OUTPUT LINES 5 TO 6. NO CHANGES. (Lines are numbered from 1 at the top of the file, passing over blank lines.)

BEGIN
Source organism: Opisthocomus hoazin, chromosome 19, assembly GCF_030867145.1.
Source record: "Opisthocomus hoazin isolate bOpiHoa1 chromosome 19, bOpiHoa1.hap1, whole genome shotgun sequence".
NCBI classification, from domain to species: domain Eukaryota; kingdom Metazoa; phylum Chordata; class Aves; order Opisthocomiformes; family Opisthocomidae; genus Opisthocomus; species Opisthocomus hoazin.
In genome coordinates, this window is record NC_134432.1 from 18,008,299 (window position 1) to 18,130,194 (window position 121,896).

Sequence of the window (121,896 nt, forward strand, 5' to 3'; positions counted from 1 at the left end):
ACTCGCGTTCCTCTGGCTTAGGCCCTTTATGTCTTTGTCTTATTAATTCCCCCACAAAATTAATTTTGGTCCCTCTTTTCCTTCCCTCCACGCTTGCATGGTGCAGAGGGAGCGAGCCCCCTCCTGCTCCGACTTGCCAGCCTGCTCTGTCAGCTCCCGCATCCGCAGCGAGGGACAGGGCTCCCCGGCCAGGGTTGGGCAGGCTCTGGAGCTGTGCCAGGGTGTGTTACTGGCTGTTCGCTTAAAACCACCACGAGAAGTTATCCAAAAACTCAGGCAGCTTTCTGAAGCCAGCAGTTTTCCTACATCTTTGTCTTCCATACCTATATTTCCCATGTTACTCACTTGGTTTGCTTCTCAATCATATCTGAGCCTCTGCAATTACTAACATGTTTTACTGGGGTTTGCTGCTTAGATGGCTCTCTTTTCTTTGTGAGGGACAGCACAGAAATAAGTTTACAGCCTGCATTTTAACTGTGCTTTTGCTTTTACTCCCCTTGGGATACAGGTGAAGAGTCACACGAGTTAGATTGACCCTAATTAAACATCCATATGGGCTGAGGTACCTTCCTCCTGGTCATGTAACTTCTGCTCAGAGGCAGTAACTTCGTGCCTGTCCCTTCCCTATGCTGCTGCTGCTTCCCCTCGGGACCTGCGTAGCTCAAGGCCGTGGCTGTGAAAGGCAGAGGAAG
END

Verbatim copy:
Sequence of the window (121,896 nt, forward strand, 5' to 3'; positions counted from 1 at the left end):
ACTCGCGTTCCTCTGGCTTAGGCCCTTTATGTCTTTGTCTTATTAATTCCCCCACAAAATTAATTTTGGTCCCTCTTTTCCTTCCCTCCACGCTTGCATGGTGCAGAGGGAGCGAGCCCCCTCCTGCTCCGACTTGCCAGCCTGCTCTGTCAGCTCCCGCATCCGCAGCGAGGGACAGGGCTCCCCGGCCAGGGTTGGGCAGGCTCTGGAGCTGTGCCAGGGTGTGTTACTGGCTGTTCGCTTAAAACCACCACGAGAAGTTATCCAAAAACTCAGGCAGCTTTCTGAAGCCAGCAGTTTTCCTACATCTTTGTCTTCCATACCTATATTTCCCATGTTACTCACTTGGTTTGCTTCTCAATCATATCTGAGCCTCTGCAATTACTAACATGTTTTACTGGGGTTTGCTGCTTAGATGGCTCTCTTTTCTTTGTGAGGGACAGCACAGAAATAAGTTTACAGCCTGCATTTTAACTGTGCTTTTGCTTTTACTCCCCTTGGGATACAGGTGAAGAGTCACACGAGTTAGATTGACCCTAATTAAACATCCATATGGGCTGAGGTACCTTCCTCCTGGTCATGTAACTTCTGCTCAGAGGCAGTAACTTCGTGCCTGTCCCTTCCCTATGCTGCTGCTGCTTCCCCTCGGGACCTGCGTAGCTCAAGGCCGTGGCTGTGAAAGGCAGAGGAAG